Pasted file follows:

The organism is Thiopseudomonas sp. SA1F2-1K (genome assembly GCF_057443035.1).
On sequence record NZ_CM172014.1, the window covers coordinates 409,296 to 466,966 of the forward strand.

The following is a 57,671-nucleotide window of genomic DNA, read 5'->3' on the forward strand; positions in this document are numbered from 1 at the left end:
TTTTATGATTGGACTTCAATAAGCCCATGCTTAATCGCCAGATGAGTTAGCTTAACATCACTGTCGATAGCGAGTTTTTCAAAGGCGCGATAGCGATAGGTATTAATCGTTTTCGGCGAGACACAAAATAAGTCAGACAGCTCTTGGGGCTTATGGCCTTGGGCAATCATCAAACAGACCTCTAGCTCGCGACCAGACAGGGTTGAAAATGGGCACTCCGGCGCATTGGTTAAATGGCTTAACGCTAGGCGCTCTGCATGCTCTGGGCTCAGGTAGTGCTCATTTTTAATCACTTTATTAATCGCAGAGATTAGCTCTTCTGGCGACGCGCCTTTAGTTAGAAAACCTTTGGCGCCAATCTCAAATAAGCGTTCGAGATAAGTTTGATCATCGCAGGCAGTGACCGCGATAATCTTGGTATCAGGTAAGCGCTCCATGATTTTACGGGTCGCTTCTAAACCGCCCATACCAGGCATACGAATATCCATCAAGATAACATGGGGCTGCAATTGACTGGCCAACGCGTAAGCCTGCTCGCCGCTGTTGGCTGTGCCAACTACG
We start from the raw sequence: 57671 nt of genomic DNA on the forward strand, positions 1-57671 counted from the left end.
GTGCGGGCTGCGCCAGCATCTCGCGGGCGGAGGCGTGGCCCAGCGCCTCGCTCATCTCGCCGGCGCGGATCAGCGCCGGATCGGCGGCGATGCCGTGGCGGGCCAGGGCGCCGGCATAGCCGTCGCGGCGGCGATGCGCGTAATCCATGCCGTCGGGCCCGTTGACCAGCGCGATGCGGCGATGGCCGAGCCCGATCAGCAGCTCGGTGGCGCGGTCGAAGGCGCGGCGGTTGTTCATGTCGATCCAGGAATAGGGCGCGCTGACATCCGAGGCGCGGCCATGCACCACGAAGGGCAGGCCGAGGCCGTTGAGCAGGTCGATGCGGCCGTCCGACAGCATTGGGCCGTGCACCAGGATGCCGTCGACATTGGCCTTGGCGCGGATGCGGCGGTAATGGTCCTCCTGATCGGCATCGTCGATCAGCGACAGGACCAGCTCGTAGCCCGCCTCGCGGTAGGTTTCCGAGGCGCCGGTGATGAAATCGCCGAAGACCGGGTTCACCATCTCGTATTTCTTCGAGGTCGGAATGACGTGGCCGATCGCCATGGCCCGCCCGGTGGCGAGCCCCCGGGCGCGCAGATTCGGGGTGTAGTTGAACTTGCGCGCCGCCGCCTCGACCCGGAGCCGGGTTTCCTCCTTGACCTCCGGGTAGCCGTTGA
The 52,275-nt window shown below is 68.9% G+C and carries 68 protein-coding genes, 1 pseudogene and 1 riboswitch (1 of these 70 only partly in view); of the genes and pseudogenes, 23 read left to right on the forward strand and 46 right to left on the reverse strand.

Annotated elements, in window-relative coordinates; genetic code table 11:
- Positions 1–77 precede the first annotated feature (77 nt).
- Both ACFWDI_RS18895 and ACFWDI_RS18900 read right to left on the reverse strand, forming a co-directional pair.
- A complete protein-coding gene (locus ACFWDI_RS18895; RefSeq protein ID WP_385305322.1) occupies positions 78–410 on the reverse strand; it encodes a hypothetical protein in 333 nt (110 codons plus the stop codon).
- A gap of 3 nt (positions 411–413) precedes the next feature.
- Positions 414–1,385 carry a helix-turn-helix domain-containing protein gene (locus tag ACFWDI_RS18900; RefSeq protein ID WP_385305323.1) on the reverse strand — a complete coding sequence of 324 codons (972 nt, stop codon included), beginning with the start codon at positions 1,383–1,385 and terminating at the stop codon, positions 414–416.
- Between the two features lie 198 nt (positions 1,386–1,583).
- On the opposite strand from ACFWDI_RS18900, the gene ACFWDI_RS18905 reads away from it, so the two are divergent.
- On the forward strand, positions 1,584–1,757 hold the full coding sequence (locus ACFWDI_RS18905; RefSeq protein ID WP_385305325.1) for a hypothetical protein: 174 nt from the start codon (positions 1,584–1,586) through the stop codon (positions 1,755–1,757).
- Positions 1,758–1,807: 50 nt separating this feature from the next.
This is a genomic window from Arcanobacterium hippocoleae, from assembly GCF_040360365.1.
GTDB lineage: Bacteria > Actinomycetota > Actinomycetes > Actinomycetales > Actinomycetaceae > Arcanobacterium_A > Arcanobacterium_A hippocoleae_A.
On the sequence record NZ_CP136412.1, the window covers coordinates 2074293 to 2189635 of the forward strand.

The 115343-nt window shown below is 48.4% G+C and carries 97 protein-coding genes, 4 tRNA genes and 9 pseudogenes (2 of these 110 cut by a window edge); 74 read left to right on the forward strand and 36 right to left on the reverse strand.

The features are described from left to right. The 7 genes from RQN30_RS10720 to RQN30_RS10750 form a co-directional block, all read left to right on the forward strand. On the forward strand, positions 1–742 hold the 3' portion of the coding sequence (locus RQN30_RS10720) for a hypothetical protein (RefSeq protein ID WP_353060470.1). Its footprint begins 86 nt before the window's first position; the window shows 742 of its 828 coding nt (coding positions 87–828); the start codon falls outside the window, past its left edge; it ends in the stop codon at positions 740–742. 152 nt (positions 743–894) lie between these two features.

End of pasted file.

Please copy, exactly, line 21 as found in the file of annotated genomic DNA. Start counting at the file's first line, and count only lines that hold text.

The 115343-nt window shown below is 48.4% G+C and carries 97 protein-coding genes, 4 tRNA genes and 9 pseudogenes (2 of these 110 cut by a window edge); 74 read left to right on the forward strand and 36 right to left on the reverse strand.